• Campaigns with Contacts

On each of these, add the ‘Member Status’ field to show a breakdown of statuses in one or more campaigns.


I hope you gained a solid understanding of how Campaign Member Statuses work, or were able to refresh your knowledge on Campaign Member best practice. With the ongoing shift in Salesforce marketer’s focus to Salesforce Campaigns (especially Pardot users), these tips will save you many headaches down the line, plus ensure clean reporting as a result.

11 thoughts on “7 Tips for Working With Salesforce Campaign Member Statuses

  1. Hi All! Implementing this feature currently and as of Spring ’20 release, Salesforce now offers the ability to “Clone with Related” button which allows a user to clone the Campaign as well as the Campaign Member Statuses (yay)! https://releasenotes.docs.salesforce.com/en-us/spring20/release-notes/rn_sales_features_core_clone_with_related.htm

    While the statuses still can’t be set universally (yet), we use a Campaign “Template” record that users can clone that helps standardize the process (good for medium/large organizations).

    1. Hi Nicole, thanks for sharing this – I only just heard about this, apparently it has been available since February. I will update the post to reflect that. Thanks again, Lucy

  2. Regarding the reporting… My “Campaign with Campaign Members” report doesn’t have the “Member Status” field to select and add to columns. Does yours?

    1. Hi Joey, hmm…I just went into a new org (completely untouched), and created a report with that report type. Member Status is already a column in the report. Maybe that’s why you can’t see it in the selection when you search? Just double-check it’s not already there!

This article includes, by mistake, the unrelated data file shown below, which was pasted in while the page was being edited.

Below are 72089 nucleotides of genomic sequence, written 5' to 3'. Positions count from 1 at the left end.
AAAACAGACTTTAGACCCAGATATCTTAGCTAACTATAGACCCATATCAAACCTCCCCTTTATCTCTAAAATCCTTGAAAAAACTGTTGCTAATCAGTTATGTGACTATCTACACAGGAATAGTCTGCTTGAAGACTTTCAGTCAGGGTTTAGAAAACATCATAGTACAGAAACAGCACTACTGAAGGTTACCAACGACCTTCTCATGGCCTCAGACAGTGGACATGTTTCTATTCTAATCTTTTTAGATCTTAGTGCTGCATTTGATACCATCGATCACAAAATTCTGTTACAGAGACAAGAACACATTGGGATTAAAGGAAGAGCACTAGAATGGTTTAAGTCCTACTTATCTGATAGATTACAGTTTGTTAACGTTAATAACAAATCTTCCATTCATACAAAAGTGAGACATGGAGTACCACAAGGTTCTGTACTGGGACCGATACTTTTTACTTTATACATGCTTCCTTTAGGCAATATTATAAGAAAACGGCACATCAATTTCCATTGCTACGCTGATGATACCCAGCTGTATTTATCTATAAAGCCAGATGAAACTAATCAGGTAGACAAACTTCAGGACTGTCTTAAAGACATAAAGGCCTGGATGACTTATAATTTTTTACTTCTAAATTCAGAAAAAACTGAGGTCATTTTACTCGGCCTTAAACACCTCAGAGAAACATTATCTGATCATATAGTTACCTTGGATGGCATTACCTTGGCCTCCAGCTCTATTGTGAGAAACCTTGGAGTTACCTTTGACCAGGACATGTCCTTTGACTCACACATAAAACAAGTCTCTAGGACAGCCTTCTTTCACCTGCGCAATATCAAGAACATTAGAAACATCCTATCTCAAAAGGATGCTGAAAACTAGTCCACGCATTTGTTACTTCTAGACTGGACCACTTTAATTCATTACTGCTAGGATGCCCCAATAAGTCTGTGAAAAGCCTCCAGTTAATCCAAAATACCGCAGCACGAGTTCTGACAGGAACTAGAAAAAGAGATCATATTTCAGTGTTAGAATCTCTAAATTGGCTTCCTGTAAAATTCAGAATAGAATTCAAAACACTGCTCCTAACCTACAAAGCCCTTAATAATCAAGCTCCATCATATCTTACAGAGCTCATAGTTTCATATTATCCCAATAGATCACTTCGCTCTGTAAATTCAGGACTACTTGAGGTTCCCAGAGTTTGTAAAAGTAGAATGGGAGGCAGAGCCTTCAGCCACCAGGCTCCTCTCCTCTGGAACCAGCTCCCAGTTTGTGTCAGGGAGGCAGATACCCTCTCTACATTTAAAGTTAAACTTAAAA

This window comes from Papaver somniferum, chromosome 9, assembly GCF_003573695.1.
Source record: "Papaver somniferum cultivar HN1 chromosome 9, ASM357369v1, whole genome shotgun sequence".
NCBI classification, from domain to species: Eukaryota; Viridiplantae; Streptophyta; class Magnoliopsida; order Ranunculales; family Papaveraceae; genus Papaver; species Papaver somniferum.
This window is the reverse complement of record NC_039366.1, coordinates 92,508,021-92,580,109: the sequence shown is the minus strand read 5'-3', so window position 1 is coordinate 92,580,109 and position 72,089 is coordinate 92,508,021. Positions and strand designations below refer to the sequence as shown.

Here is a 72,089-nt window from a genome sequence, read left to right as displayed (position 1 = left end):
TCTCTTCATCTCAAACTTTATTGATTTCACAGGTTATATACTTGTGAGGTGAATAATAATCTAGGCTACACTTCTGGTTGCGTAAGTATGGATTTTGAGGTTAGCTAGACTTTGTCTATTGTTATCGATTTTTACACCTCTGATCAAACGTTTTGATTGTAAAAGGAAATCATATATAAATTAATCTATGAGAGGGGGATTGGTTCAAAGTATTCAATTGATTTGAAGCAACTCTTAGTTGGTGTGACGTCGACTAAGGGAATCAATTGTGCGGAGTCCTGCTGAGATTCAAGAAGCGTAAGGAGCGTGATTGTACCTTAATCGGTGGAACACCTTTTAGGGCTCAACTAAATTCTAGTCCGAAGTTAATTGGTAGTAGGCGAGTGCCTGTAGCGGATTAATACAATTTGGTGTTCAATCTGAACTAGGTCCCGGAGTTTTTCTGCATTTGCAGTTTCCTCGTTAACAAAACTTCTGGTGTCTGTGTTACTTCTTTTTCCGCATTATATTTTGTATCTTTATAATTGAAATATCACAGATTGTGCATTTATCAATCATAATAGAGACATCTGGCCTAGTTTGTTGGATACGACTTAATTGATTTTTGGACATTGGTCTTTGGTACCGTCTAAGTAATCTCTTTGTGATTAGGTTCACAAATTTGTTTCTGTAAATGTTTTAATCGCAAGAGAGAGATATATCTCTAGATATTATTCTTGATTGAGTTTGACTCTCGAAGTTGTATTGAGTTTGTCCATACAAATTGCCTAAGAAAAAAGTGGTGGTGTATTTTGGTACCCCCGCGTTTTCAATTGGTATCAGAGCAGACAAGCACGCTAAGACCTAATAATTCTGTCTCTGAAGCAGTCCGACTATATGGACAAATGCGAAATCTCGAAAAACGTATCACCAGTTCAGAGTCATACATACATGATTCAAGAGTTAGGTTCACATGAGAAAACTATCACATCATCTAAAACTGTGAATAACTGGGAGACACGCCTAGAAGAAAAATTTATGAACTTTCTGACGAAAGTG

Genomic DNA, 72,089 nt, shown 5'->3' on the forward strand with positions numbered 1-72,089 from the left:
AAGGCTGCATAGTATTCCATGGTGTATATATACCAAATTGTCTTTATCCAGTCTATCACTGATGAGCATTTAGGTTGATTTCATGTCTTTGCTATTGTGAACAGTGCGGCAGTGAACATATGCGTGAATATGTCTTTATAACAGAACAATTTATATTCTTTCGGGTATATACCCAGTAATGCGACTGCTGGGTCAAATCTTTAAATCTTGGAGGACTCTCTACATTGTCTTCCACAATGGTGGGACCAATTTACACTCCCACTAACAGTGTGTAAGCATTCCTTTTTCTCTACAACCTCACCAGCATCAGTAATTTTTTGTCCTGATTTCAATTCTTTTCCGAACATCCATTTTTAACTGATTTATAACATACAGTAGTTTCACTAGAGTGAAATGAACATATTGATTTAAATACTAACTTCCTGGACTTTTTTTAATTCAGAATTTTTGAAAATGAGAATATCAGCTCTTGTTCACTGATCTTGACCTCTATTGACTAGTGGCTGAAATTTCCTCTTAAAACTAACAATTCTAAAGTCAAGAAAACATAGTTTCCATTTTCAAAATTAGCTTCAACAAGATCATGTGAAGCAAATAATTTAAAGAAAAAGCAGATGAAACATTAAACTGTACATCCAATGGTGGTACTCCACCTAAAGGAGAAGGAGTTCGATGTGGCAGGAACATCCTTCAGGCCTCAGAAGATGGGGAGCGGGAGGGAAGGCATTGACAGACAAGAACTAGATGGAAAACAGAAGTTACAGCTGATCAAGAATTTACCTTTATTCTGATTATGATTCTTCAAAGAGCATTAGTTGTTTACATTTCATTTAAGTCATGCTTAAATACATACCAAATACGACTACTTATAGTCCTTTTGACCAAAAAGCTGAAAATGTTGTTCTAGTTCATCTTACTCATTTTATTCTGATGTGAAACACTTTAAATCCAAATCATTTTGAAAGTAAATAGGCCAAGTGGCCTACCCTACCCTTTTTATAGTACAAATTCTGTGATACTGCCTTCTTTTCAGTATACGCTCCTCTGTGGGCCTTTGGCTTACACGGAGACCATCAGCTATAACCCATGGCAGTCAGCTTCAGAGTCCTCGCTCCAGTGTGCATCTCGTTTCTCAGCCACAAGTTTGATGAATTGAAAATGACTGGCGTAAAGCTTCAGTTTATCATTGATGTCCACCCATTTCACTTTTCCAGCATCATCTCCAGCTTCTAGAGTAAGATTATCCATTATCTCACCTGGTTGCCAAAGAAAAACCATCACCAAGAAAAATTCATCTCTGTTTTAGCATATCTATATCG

3. Is it possible to use record type to auto-create certain type of status?
    Example: Survey Record Type uses Sent and Responded, Attendance Record Type uses Invited and Attended.

  4. Lucy: this article plus another one you wrote are perfect answers to the exact set of SalesForce problems and questions I had. Please keep up the good work.

  5. Hi Lucy. Thanks for a very insightful post. In our dev sandbox (partial sandbox) the default member status (sent, responded) is not pre-populating, nor can I pick a value from the picklist dropdown. This doesn’t happen in our test (full sandbox) nor in production. Any idea why this could be happening?

    1. Thank you, I’m happy you found it useful. Sounds like something you will need to ask Salesforce support about! Raise a case and see what they come back with.

  6. Hi,

    One idea that we’ve implemented is to use an After Save Flow on the creation of a Campaign record. This checks what Campaign Member Statuses have been created already (to ensure that if a User utilises the ‘Clone with Related Objects’ function that we don’t create duplicate Campaign Member Statuses) and then creates a standardised list of Campaign Member Statuses that can be used again and again. This removes the danger of User error as discussed in this article and makes the whole process very simple from a User perspective.

    Depending on your requirements this can be quite simple or it can end up being a bit more work to set up (if, for example, you want a variety of different CMSs depending on the Campaign Record Type or other criteria) but it works well for us.